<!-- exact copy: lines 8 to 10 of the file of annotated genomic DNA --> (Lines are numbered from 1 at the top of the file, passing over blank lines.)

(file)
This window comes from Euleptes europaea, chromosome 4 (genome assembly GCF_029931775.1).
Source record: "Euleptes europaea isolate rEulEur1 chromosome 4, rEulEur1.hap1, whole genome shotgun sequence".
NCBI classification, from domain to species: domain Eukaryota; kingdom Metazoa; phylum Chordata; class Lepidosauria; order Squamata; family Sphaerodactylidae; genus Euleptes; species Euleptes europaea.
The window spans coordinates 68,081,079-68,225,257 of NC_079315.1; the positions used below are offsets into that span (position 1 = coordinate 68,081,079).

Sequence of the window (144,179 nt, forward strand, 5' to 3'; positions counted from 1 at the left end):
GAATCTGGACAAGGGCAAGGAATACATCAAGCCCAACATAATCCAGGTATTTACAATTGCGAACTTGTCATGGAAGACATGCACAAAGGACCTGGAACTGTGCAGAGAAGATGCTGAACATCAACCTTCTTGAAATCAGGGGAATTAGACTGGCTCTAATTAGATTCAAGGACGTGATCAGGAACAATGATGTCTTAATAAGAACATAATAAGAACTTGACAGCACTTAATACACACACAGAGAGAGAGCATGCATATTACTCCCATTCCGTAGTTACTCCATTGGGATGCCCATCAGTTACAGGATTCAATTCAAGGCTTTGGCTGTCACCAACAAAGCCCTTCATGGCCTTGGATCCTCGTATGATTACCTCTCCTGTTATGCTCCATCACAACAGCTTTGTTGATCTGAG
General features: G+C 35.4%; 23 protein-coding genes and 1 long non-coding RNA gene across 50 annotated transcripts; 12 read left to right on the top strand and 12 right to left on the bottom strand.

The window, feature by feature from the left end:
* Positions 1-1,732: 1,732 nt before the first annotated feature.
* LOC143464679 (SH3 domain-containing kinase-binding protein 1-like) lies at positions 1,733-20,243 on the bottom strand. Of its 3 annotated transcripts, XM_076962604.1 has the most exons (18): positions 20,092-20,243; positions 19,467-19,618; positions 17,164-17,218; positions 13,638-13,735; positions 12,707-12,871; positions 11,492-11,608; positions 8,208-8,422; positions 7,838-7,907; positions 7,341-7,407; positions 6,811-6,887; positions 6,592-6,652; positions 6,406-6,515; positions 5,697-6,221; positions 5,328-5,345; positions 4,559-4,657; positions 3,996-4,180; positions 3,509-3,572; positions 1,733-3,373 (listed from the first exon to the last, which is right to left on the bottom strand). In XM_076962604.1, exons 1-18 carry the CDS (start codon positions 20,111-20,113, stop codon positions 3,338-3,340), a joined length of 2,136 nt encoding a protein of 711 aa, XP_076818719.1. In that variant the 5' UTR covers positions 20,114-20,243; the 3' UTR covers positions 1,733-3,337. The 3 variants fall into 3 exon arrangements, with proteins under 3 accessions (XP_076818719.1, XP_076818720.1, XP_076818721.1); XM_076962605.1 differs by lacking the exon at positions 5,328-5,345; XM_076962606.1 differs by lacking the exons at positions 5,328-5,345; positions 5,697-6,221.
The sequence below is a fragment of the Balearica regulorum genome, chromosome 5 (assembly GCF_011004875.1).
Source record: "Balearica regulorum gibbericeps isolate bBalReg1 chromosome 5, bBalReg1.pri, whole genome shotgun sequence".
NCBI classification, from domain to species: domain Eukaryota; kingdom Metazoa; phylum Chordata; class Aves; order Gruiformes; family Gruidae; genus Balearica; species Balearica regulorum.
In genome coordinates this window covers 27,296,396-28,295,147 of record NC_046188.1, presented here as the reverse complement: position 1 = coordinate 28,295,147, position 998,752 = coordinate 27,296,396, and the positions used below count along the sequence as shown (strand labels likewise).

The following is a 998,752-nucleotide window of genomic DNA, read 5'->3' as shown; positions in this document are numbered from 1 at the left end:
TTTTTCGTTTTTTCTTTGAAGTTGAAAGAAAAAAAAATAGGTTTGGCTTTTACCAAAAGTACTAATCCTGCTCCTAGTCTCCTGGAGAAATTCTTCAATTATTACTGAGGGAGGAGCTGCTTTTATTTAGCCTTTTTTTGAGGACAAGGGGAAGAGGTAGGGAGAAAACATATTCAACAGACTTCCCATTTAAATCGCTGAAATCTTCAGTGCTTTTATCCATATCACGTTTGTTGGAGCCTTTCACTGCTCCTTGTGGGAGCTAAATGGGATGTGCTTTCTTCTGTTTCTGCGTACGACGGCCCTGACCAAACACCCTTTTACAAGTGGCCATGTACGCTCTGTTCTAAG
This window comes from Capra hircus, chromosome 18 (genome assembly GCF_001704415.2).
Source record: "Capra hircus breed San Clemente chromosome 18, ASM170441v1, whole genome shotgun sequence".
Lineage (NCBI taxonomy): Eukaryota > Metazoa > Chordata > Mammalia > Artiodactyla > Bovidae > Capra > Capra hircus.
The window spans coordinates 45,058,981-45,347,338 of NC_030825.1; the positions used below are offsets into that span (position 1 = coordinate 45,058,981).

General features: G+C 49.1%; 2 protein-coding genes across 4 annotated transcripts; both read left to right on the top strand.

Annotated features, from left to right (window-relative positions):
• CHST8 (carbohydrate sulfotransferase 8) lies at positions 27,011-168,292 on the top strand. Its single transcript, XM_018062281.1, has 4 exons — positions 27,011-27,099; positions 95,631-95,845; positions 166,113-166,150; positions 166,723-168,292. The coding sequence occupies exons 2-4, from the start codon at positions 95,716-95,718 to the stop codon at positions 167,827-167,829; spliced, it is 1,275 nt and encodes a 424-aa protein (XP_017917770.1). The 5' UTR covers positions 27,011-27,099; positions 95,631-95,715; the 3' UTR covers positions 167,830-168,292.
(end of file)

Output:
The window, feature by feature from the left end:
* Positions 1-1,732: 1,732 nt before the first annotated feature.
* LOC143464679 (SH3 domain-containing kinase-binding protein 1-like) lies at positions 1,733-20,243 on the bottom strand. Of its 3 annotated transcripts, XM_076962604.1 has the most exons (18): positions 20,092-20,243; positions 19,467-19,618; positions 17,164-17,218; positions 13,638-13,735; positions 12,707-12,871; positions 11,492-11,608; positions 8,208-8,422; positions 7,838-7,907; positions 7,341-7,407; positions 6,811-6,887; positions 6,592-6,652; positions 6,406-6,515; positions 5,697-6,221; positions 5,328-5,345; positions 4,559-4,657; positions 3,996-4,180; positions 3,509-3,572; positions 1,733-3,373 (listed from the first exon to the last, which is right to left on the bottom strand). In XM_076962604.1, exons 1-18 carry the CDS (start codon positions 20,111-20,113, stop codon positions 3,338-3,340), a joined length of 2,136 nt encoding a protein of 711 aa, XP_076818719.1. In that variant the 5' UTR covers positions 20,114-20,243; the 3' UTR covers positions 1,733-3,337. The 3 variants fall into 3 exon arrangements, with proteins under 3 accessions (XP_076818719.1, XP_076818720.1, XP_076818721.1); XM_076962605.1 differs by lacking the exon at positions 5,328-5,345; XM_076962606.1 differs by lacking the exons at positions 5,328-5,345; positions 5,697-6,221.